This is probably really obvious, but I really don't understand. Why does oxygen dissolve in water when oxygen is a nonpolar molecule and water is a polar molecule? It's obvious that oxygen does dissolve, or else fish could not survive, but I'm confused on how it does so.


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Oxygen is relatively insoluble in water, its solubility being only 264 µM at 25 °C. That explains in part why you (and fish) require dedicated oxygen carriers in your blood to transfer sufficient oxygen around your body.

That oxygen is weakly soluble can be explained, as you point out, on the basis of the hydrophobic effect, which amounts to saying that water likes to hydrogen bond, and an oxygen molecule is not very good at that compared to another water molecule.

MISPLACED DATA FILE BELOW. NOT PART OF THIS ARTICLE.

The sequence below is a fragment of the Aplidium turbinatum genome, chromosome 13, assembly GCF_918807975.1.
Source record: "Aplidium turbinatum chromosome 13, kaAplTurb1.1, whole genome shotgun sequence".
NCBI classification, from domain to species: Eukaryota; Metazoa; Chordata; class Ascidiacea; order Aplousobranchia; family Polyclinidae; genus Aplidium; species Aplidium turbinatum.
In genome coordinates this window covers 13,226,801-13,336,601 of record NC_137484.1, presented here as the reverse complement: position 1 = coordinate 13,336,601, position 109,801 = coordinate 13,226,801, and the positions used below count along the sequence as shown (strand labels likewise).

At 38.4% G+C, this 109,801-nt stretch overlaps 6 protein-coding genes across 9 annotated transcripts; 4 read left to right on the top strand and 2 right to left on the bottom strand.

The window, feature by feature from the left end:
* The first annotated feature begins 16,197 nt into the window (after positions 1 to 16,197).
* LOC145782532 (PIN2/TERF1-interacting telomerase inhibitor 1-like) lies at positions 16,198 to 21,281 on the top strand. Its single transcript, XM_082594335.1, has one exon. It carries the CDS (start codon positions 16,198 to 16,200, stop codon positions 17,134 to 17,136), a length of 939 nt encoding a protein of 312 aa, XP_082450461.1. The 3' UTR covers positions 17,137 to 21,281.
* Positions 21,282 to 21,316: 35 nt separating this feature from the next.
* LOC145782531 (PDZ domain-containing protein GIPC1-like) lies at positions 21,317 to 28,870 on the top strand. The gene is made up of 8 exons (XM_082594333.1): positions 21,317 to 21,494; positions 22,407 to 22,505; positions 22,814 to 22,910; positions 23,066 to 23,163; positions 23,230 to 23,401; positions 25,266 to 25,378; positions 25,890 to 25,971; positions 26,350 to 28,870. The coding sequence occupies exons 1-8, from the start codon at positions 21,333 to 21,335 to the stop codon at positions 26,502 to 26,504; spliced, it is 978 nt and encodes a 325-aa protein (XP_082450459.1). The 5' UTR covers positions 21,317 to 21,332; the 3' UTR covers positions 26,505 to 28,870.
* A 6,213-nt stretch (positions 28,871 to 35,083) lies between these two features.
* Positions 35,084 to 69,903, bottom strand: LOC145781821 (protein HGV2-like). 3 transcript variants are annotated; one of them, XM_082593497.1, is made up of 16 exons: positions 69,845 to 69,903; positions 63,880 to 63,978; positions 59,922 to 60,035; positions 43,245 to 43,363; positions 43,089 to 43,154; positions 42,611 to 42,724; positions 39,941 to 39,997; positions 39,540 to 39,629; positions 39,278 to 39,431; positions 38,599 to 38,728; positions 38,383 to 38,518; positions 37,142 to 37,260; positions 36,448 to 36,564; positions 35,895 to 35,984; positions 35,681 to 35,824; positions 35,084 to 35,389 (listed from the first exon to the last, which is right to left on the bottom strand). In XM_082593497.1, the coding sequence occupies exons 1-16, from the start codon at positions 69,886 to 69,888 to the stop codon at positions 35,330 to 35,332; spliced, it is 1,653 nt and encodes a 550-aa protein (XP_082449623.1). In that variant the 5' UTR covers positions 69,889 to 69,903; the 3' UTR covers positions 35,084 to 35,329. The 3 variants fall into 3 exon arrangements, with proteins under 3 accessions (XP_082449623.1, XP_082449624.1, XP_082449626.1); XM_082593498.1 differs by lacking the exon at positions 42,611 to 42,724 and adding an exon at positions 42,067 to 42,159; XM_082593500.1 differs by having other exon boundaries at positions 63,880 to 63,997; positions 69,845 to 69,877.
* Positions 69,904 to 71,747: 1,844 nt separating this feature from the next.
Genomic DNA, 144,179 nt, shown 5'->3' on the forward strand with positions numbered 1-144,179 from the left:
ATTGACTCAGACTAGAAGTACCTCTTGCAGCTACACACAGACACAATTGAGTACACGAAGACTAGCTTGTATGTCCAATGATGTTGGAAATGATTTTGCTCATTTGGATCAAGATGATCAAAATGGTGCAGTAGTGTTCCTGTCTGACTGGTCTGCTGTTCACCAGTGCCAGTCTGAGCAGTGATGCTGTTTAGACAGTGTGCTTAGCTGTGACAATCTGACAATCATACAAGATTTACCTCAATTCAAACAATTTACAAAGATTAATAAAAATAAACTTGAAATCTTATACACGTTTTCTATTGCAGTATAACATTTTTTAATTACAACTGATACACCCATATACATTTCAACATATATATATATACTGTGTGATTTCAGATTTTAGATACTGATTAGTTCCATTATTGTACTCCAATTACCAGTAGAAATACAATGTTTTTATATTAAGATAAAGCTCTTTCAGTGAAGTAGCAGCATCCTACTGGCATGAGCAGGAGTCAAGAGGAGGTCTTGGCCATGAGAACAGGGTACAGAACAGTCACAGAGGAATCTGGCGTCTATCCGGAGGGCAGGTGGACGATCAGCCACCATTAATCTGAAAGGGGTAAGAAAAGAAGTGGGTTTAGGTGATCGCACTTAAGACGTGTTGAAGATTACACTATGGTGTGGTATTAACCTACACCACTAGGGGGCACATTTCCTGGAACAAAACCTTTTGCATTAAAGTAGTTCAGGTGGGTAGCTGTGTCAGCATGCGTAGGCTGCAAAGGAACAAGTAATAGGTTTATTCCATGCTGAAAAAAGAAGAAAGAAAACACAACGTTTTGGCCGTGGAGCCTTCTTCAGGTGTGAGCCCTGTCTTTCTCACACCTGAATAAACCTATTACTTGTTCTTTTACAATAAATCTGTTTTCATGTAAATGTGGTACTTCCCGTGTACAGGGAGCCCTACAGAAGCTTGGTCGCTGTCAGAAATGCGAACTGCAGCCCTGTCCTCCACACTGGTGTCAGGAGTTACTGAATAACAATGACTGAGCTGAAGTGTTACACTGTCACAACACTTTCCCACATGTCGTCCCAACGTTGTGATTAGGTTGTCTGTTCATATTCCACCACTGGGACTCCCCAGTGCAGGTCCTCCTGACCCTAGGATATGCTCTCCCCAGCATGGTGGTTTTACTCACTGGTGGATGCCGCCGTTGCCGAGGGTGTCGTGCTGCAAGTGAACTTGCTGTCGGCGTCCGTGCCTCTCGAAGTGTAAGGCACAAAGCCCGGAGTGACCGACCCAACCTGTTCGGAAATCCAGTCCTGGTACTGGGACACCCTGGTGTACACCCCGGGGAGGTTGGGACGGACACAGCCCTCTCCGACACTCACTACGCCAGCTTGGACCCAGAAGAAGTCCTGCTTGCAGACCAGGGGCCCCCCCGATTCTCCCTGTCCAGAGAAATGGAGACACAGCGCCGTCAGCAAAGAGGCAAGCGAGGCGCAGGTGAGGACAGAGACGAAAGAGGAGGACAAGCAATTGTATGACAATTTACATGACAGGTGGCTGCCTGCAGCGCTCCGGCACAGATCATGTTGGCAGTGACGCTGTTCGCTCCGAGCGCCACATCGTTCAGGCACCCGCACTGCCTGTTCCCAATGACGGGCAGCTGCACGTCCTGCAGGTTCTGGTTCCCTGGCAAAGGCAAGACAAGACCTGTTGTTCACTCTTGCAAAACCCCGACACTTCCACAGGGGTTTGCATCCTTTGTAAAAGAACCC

That oxygen is soluble at all can be explained on two grounds. First, statistics, just the random mixing of matter. Some oxygen molecules will happen to find their way into water and not find their way out for a while. The other explanation is that oxygen is not entirely nonpolar: it lacks a permanent dipole moment, but it is polarizable. Even molecules that we think of as highly water repellent can exist as liquids (oxygen is a gas at room temperature but can be cooled into a liquid state), which means something must be keeping them together, and that is dispersion forces due to the polarizability of all atoms and molecules.


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